One of the main take-aways of last year was that the lower dollar helped the world fighting the COVID-19 pandemic. Indeed, that was the case, especially after the Fed in the United States opened the USD swap lines with other major central banks in the world.
Toward the end of last year, all major investment banks in the world have forecasted a higher stock market on the back of a lower dollar in 2021. Various arguments have been brought to justify the so-called reflation trade, all valid.
Fast forward one month into the new trading year, and the dollar is higher, not lower. The EURUSD pair struggles to hold 1.20 after trading above 1.2330 at the start of the year. This represents a more than “three big figures” drop in less than a month, as traders like to say.
Fed Was Not So Aggressive as It Appears
The starting point to understanding the higher dollar is the Fed’s balance sheet. While the Fed did expand the balance sheet in 2020 by re-engaging in quantitative easing, other central banks have been more aggressive.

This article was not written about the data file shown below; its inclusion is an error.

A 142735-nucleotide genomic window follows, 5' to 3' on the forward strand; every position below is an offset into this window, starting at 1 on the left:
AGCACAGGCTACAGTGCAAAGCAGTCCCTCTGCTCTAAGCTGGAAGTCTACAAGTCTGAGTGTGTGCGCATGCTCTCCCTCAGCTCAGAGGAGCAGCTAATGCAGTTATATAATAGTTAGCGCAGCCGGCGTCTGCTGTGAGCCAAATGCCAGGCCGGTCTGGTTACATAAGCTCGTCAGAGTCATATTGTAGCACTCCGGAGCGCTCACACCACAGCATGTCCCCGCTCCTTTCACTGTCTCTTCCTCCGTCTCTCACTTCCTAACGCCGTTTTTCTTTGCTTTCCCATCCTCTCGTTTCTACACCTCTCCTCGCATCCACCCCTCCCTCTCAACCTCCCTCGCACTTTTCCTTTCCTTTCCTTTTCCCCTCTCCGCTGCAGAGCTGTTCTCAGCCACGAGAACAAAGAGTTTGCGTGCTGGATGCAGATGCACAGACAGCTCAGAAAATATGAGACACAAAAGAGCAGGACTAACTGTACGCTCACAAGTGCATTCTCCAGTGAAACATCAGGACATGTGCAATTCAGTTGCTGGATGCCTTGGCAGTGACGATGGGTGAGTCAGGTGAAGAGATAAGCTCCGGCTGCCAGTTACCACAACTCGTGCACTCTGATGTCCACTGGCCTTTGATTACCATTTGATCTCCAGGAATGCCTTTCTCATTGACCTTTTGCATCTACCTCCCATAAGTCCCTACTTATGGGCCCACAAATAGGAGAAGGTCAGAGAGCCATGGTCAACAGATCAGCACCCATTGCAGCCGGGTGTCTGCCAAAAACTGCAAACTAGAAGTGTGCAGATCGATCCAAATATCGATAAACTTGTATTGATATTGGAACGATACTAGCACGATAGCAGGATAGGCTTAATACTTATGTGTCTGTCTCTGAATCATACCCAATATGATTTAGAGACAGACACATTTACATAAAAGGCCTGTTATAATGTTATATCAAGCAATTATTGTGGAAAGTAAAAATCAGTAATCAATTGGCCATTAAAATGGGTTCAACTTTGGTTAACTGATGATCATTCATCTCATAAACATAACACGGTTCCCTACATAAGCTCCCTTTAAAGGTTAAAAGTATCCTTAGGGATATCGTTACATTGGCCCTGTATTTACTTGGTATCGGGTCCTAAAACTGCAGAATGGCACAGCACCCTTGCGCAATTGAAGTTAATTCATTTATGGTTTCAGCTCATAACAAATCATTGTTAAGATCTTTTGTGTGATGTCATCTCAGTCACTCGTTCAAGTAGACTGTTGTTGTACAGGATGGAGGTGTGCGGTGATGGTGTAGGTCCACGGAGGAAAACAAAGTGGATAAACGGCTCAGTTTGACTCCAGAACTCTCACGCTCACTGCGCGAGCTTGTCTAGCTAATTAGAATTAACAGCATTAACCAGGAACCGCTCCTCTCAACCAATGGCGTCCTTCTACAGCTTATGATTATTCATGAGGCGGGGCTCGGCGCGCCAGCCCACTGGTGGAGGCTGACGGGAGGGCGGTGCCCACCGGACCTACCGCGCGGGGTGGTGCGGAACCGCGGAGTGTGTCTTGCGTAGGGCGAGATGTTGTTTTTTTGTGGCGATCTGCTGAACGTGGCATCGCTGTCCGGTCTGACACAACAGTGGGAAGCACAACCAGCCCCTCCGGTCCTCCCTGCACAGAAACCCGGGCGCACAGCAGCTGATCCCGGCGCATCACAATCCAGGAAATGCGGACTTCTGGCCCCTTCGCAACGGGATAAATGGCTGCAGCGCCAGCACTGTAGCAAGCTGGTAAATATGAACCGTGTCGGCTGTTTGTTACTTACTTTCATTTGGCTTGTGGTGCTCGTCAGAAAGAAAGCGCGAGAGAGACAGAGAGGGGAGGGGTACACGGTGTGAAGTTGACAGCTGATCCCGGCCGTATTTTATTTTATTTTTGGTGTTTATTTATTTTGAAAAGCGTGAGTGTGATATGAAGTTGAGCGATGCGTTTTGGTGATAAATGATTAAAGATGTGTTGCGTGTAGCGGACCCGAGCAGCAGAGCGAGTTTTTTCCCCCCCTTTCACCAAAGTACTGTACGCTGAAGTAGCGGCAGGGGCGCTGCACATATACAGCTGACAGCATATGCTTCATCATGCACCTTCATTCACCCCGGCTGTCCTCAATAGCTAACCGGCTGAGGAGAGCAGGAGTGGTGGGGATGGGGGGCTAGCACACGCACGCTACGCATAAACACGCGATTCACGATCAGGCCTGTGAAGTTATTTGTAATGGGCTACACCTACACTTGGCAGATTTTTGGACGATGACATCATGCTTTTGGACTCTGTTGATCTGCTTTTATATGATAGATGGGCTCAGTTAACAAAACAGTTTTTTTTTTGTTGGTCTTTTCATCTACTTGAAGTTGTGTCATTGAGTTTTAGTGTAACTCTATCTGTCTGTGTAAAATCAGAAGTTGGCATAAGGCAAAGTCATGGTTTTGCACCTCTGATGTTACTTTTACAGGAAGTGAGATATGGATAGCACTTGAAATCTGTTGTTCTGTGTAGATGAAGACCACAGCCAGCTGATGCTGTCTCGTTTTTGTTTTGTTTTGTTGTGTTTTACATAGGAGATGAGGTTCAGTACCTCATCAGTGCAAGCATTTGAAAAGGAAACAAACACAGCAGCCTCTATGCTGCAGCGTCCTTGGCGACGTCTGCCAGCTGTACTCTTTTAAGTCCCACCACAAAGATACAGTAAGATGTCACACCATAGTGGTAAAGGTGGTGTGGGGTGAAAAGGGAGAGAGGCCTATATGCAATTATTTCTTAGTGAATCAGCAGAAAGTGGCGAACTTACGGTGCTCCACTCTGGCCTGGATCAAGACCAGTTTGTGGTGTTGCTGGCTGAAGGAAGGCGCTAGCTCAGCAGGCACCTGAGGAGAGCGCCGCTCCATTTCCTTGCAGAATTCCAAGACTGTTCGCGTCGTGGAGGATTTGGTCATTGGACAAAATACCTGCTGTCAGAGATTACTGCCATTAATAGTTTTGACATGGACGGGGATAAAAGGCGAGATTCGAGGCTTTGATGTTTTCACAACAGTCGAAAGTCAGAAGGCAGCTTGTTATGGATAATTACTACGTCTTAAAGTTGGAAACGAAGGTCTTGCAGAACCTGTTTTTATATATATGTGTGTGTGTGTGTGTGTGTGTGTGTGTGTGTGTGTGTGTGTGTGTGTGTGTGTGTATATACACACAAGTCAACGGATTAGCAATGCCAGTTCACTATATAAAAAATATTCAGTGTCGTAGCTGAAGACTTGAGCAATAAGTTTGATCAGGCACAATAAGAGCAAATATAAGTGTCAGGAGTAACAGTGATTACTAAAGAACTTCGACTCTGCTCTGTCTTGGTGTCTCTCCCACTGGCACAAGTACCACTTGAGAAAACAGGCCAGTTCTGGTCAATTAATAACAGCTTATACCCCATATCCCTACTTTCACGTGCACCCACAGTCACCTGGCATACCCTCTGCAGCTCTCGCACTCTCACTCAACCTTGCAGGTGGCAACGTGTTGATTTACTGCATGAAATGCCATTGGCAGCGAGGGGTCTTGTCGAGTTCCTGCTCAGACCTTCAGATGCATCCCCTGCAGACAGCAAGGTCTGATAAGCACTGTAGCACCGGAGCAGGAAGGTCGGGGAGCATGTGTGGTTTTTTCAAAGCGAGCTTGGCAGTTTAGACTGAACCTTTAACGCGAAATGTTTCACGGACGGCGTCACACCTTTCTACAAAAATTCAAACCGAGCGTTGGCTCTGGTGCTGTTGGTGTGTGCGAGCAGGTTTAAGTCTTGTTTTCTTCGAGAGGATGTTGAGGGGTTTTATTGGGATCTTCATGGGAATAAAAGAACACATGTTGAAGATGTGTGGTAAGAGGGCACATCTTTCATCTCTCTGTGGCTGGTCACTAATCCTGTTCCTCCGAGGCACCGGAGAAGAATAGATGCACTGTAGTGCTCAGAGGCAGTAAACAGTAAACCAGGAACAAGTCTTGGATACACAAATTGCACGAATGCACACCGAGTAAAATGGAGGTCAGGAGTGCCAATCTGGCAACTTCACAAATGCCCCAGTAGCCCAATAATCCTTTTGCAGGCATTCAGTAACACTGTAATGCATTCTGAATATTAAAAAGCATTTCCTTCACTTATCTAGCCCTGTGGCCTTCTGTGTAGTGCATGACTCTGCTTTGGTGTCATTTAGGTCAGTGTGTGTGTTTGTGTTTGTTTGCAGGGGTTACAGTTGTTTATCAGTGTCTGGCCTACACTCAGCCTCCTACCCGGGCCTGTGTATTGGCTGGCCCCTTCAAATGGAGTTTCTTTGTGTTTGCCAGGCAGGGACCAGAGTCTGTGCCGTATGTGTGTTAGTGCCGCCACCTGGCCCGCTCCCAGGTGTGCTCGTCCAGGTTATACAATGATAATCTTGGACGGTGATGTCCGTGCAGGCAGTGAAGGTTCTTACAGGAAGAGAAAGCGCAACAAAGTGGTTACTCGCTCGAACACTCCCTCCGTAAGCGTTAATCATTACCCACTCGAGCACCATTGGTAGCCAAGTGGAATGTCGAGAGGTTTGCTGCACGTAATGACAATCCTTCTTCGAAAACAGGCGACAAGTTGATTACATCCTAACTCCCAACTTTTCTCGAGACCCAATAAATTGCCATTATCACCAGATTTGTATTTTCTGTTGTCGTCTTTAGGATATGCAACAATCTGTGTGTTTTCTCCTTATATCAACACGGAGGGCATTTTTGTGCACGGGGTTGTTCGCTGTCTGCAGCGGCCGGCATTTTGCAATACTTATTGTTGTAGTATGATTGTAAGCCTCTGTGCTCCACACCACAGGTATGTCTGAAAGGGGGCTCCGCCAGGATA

For example, the Swiss National Bank (SNB) runs a balance sheet the size of 140% of its Gross Domestic Product (GDP). The same is the Bank of Japan (BOJ). Even the European Central Bank (ECB) balance sheet expansion reached close to 100% of the Euro area GDP and rising. How about the Fed? The Fed’s balance sheet expansion barely reached close to 60%, explaining, albeit partially, the stronger dollar at the start of the year. In other words, other central bank jurisdictions eased more than the Fed did. Hence, that favors a higher dollar.
Another thing to consider is the new U.S. Treasury Secretary, Janet Yellen. While running the Fed a few years ago, she was hawkish on the dollar’s role in the international financial system.
Just after she took the helm of the Treasury, the market found out this week that the Treasury Department is cutting issuance plans massively in the first quarter of the year. The aim is to reduce the Treasury General Account balances by more than two-thirds. As a side-effect, this will increase the reserves in the banking system and the initial effect should be dovish for the greenback.
However, at a closer look, cutting the issuance, the Fed will not have what to buy to keep expanding the balance sheet at a faster pace than rivals. Hence, the dollar’s appreciation makes sense.
Should we see no change in the recent trends, the danger is that the dollar’s rally will intensify as the market is positioned on the other side.